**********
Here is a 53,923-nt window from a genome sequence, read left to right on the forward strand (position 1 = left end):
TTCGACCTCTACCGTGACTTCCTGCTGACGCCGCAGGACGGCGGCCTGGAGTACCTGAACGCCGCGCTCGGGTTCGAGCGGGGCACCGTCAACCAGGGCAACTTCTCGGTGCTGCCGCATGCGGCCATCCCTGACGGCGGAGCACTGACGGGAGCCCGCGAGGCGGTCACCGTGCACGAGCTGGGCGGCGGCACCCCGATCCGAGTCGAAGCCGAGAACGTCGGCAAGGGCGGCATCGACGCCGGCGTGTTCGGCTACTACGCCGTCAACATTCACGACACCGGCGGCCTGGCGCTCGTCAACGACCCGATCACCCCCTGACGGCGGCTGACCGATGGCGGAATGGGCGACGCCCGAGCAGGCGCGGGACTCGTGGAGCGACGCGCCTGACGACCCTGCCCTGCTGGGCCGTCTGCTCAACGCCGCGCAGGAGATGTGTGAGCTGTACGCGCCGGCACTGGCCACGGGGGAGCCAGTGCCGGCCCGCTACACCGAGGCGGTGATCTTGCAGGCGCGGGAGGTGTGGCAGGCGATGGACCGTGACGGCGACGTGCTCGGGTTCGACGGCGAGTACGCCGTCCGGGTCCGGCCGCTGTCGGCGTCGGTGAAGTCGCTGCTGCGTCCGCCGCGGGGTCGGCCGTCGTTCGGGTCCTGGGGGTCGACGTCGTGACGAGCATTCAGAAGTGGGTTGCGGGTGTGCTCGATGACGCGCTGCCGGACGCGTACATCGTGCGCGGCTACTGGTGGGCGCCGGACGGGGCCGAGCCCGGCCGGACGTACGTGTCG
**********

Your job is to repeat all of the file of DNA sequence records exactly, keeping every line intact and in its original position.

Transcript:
Here is a 53,923-nt window from a genome sequence, read left to right on the forward strand (position 1 = left end):
TTCGACCTCTACCGTGACTTCCTGCTGACGCCGCAGGACGGCGGCCTGGAGTACCTGAACGCCGCGCTCGGGTTCGAGCGGGGCACCGTCAACCAGGGCAACTTCTCGGTGCTGCCGCATGCGGCCATCCCTGACGGCGGAGCACTGACGGGAGCCCGCGAGGCGGTCACCGTGCACGAGCTGGGCGGCGGCACCCCGATCCGAGTCGAAGCCGAGAACGTCGGCAAGGGCGGCATCGACGCCGGCGTGTTCGGCTACTACGCCGTCAACATTCACGACACCGGCGGCCTGGCGCTCGTCAACGACCCGATCACCCCCTGACGGCGGCTGACCGATGGCGGAATGGGCGACGCCCGAGCAGGCGCGGGACTCGTGGAGCGACGCGCCTGACGACCCTGCCCTGCTGGGCCGTCTGCTCAACGCCGCGCAGGAGATGTGTGAGCTGTACGCGCCGGCACTGGCCACGGGGGAGCCAGTGCCGGCCCGCTACACCGAGGCGGTGATCTTGCAGGCGCGGGAGGTGTGGCAGGCGATGGACCGTGACGGCGACGTGCTCGGGTTCGACGGCGAGTACGCCGTCCGGGTCCGGCCGCTGTCGGCGTCGGTGAAGTCGCTGCTGCGTCCGCCGCGGGGTCGGCCGTCGTTCGGGTCCTGGGGGTCGACGTCGTGACGAGCATTCAGAAGTGGGTTGCGGGTGTGCTCGATGACGCGCTGCCGGACGCGTACATCGTGCGCGGCTACTGGTGGGCGCCGGACGGGGCCGAGCCCGGCCGGACGTACGTGTCG